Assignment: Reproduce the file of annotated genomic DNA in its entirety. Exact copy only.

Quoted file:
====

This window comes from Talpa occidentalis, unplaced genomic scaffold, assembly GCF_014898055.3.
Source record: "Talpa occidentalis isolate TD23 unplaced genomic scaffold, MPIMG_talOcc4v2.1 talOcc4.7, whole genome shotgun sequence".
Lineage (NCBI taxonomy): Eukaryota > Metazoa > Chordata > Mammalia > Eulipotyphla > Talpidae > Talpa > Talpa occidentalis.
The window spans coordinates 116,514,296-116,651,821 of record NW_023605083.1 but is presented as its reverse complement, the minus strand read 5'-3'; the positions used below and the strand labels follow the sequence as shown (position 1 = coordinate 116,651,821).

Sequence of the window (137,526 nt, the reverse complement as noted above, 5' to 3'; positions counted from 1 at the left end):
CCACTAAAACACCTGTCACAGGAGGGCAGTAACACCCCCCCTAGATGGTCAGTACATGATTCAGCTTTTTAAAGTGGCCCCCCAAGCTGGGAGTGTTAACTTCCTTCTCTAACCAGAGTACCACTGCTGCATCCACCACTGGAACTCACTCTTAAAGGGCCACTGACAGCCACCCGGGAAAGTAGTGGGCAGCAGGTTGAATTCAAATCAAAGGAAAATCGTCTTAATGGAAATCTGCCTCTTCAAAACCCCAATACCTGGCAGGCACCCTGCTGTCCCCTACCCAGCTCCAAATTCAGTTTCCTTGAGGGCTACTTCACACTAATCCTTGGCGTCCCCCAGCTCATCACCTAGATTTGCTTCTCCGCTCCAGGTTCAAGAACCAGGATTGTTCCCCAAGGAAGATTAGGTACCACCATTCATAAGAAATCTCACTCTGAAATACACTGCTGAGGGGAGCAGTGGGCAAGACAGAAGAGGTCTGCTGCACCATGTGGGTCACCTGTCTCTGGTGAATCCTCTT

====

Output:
This window comes from Talpa occidentalis, unplaced genomic scaffold, assembly GCF_014898055.3.
Source record: "Talpa occidentalis isolate TD23 unplaced genomic scaffold, MPIMG_talOcc4v2.1 talOcc4.7, whole genome shotgun sequence".
Lineage (NCBI taxonomy): Eukaryota > Metazoa > Chordata > Mammalia > Eulipotyphla > Talpidae > Talpa > Talpa occidentalis.
The window spans coordinates 116,514,296-116,651,821 of record NW_023605083.1 but is presented as its reverse complement, the minus strand read 5'-3'; the positions used below and the strand labels follow the sequence as shown (position 1 = coordinate 116,651,821).

Sequence of the window (137,526 nt, the reverse complement as noted above, 5' to 3'; positions counted from 1 at the left end):
CCACTAAAACACCTGTCACAGGAGGGCAGTAACACCCCCCCTAGATGGTCAGTACATGATTCAGCTTTTTAAAGTGGCCCCCCAAGCTGGGAGTGTTAACTTCCTTCTCTAACCAGAGTACCACTGCTGCATCCACCACTGGAACTCACTCTTAAAGGGCCACTGACAGCCACCCGGGAAAGTAGTGGGCAGCAGGTTGAATTCAAATCAAAGGAAAATCGTCTTAATGGAAATCTGCCTCTTCAAAACCCCAATACCTGGCAGGCACCCTGCTGTCCCCTACCCAGCTCCAAATTCAGTTTCCTTGAGGGCTACTTCACACTAATCCTTGGCGTCCCCCAGCTCATCACCTAGATTTGCTTCTCCGCTCCAGGTTCAAGAACCAGGATTGTTCCCCAAGGAAGATTAGGTACCACCATTCATAAGAAATCTCACTCTGAAATACACTGCTGAGGGGAGCAGTGGGCAAGACAGAAGAGGTCTGCTGCACCATGTGGGTCACCTGTCTCTGGTGAATCCTCTT